SNORING AND YOUR SLEEP

Snoring is the most frequently reported sleep disorder related to breathing. While it is not necessarily unhealthy, it can be a sign of a more pressing health problem. A variety of issues can lead to snoring , and understanding the cause of the snoring is one of the most important steps in finding a solution.

Snoring is the result of muscles in the airway relaxing during sleep. The relaxed tissues cause the throat to narrow, thus causing turbulent air to pass through the throat, resulting in vibrations. Usually, vibrations of the tongue, adenoids and tonsils are responsible for the actual sounds. Aging, sleep position, weight, nasal congestion and body/mouth anatomy can all contribute to this bothersome condition.

It is very important to first ensure that your snoring is not a sign of obstructive sleep apnea. Relaxed tissues in the airway cause narrowing, but can also lead to the airway collapsing completely, thus causing the person to stop breathing throughout the night. An overnight sleep study will determine whether your issue is snoring alone, or if you have OSA. Speaking with your physician is important if you suspect a problem. Take our survey now.


HOW CAN YOU STOP SNORING?

Once you determine that your breathing problems are not related to Obstructive Sleep Apnea, you can decide the best way to manage your snoring. There are a variety of treatments available to stop or minimize the impact of snoring. While healthier lifestyle choices can make a big impact, you may also find benefit from one of the options listed below.


STOP SNORING WITH THERAVENT

Theravent Advanced Nightly Snore Therapy uses EPAP (Expiratory Positive Airway Pressure) to utilize your own breathing force to stop snoring. When the nasal strip is applied across the nostrils during sleep, its Micro-Valve technology creates a gentle pressure during exhalation that causes your throat and nasal airways to open slightly wider. By allowing your airway to widen, many throat vibrations are eliminated. Theravent has been proven in clinical studies to reducing snoring by 76%*. Theravent is available in three strengths – LITE, REGULAR, MAX – to offer a solution to light, moderate and heavy snorers.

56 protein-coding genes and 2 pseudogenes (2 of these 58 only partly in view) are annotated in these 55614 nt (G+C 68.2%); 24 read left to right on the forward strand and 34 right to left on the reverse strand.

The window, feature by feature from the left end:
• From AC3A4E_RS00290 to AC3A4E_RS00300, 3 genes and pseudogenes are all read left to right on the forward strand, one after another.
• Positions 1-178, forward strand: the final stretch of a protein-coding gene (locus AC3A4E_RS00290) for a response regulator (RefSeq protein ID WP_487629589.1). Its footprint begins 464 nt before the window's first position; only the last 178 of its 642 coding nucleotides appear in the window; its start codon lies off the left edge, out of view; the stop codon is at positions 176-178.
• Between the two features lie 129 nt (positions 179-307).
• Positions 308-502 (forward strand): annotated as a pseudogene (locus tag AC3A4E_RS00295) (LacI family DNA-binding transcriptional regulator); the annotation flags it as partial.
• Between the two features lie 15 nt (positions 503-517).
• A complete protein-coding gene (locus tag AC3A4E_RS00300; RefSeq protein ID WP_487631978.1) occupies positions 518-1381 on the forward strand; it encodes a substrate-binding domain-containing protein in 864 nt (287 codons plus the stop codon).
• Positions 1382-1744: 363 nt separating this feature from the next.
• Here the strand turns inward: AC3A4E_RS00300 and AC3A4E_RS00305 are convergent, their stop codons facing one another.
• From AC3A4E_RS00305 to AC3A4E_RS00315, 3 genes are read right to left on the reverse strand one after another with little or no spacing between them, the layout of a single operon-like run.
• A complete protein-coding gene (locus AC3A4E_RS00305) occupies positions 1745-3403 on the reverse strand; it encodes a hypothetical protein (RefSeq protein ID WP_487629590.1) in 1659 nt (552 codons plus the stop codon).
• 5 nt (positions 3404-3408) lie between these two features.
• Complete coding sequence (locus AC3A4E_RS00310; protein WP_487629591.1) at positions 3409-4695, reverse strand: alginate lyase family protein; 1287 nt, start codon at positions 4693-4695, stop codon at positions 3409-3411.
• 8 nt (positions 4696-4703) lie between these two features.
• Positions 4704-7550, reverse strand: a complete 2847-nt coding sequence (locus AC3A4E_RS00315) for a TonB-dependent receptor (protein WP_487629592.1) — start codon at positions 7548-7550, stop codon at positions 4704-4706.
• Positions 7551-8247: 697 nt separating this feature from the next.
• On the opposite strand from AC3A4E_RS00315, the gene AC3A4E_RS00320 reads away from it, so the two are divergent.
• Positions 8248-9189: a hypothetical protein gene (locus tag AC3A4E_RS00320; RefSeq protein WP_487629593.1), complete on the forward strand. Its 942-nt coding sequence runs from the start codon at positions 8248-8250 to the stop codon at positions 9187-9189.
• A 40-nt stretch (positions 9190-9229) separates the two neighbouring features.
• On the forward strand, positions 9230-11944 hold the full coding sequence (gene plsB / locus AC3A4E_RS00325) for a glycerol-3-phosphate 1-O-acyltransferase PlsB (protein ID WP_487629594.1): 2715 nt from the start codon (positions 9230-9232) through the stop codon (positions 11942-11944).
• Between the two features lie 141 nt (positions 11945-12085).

STOP SNORING WITH CPAP

CPAP Therapy Another way of controlling snoring is through Continuous Positive Airway Pressure, or CPAP. CPAP is the gold standard for treatment of sleep disordered breathing, particularly with obstructive sleep apnea. CPAP is also very effective in controlling snoring. CPAP works by delivering a constant flow of air through a mask sealed over the nose and/or mouth to keep the throat splinted open throughout the night. Preventing the throat from narrowing prevents the tissues in the throat from vibrating, thus eliminating the noise caused by snoring.


STOP SNORING WITH ORAL APPLIANCES

For those with favorable dental and jaw health, an oral appliance, such as the Somnoguard AP ,  may be useful to pull the lower jaw slightly forward, creating more space in the throat and leading to reduced vibration.


STOP SNORING NATURALLY

For those who would like to stop snoring but are hesitant to seek medical treatment, there are several natural options available. Solutions involve adopting an overall healthier lifestyle by quitting smoking, losing weight and developing a healthy sleep routine. Other natural remedies such as sleeping on your side, staying hydrated, avoiding alcohol/sedatives and getting moderate exercise can make immediate differences in your sleeping experience.


STOP SNORING WITH SURGERY

For those with severe snoring that is not helped by lifestyle modification or other anti-snoring devices, surgery may be an option. Your doctor can refer you to an ENT surgeon for evaluation to determine what procedures you may be a candidate for. Common procedures include using radio frequency energy, removing nasal polyps, correcting a deviated septum, inserting palate implants and performing a uvulectomy. Surgeries involving the upper and/or lower jaw are also possible.

NOTE: Surgery may not be a complete cure to the problem and many patients report still needing anti-snoring devices after surgery.


* doshi, r., westbrook, p. sleep diagnosis and therapy 2012; 7(4) : 1-5.